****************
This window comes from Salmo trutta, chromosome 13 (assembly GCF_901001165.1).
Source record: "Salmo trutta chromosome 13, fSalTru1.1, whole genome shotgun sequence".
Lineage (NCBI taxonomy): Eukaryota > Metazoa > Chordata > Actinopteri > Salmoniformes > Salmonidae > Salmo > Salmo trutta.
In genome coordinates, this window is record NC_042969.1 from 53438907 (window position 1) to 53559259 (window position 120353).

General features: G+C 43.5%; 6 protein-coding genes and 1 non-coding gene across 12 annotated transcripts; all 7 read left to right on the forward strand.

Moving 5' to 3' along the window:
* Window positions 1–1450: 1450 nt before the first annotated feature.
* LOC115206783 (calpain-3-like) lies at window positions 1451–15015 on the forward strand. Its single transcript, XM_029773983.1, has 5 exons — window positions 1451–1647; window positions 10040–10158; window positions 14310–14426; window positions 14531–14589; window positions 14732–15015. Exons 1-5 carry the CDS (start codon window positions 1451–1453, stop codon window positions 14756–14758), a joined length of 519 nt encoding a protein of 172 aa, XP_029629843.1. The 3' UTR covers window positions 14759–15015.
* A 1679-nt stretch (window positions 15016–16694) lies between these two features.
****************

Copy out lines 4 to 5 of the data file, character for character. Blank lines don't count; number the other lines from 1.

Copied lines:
In genome coordinates, this window is record NC_042969.1 from 53438907 (window position 1) to 53559259 (window position 120353).

General features: G+C 43.5%; 6 protein-coding genes and 1 non-coding gene across 12 annotated transcripts; all 7 read left to right on the forward strand.